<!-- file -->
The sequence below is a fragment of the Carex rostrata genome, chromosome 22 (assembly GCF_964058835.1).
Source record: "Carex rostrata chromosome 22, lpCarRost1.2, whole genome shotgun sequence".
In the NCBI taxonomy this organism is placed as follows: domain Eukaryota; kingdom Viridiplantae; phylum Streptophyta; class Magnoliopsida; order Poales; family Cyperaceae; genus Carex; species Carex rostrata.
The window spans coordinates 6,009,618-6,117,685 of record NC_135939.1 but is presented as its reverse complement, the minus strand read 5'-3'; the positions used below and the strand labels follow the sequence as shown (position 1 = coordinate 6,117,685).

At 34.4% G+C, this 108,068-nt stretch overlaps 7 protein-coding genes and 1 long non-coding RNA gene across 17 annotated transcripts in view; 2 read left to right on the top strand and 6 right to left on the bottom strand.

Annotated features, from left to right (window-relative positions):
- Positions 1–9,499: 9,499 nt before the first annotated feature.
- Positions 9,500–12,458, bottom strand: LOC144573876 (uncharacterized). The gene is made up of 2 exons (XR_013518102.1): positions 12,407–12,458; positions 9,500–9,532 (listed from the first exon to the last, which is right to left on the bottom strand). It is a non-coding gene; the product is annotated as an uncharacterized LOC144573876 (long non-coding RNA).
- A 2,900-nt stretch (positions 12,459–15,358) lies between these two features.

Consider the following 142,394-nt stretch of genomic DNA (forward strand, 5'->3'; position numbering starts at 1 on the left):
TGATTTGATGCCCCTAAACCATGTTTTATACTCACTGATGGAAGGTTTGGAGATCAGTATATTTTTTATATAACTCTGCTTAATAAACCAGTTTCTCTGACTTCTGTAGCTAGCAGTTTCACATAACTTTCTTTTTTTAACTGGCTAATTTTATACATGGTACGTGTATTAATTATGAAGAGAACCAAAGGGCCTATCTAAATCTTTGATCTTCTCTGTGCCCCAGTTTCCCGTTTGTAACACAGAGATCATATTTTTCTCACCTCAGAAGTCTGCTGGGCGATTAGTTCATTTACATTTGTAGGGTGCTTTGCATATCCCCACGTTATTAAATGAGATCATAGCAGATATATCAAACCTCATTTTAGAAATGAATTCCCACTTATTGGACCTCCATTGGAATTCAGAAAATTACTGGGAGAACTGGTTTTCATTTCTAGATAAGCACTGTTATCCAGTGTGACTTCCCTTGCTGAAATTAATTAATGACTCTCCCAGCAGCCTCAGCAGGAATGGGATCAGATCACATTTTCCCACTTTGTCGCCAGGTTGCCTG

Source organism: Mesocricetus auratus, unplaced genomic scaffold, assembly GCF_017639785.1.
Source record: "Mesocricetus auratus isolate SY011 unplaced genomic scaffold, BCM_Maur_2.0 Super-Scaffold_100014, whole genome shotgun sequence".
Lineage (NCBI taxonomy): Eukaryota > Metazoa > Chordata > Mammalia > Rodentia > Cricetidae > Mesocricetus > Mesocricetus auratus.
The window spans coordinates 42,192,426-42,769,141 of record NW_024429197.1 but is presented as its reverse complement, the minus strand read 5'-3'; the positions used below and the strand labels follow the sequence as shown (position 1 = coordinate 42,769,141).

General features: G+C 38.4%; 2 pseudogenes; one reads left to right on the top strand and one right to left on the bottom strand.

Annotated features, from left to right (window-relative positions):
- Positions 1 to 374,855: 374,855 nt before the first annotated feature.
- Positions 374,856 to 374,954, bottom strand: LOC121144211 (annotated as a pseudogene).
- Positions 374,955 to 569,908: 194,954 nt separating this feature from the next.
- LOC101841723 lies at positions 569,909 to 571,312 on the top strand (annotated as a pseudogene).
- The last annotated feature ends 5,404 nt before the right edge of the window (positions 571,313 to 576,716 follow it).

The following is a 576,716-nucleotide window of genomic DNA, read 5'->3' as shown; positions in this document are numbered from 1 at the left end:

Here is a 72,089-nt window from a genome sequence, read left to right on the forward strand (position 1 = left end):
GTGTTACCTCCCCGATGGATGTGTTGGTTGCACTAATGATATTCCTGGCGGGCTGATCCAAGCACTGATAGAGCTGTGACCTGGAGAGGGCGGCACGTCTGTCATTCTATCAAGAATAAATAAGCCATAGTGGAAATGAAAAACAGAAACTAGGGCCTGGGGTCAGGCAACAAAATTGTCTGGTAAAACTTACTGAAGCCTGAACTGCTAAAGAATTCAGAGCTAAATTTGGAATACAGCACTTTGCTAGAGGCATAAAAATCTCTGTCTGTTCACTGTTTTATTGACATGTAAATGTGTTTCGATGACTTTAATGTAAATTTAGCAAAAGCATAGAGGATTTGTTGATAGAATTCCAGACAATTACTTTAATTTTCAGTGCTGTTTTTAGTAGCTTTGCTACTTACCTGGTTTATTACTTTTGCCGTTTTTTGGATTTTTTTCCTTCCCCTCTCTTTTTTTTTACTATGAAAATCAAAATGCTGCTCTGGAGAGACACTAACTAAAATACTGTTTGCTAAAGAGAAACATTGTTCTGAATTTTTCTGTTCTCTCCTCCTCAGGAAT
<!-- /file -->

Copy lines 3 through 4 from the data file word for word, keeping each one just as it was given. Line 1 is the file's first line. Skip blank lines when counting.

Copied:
In the NCBI taxonomy this organism is placed as follows: domain Eukaryota; kingdom Viridiplantae; phylum Streptophyta; class Magnoliopsida; order Poales; family Cyperaceae; genus Carex; species Carex rostrata.
The window spans coordinates 6,009,618-6,117,685 of record NC_135939.1 but is presented as its reverse complement, the minus strand read 5'-3'; the positions used below and the strand labels follow the sequence as shown (position 1 = coordinate 6,117,685).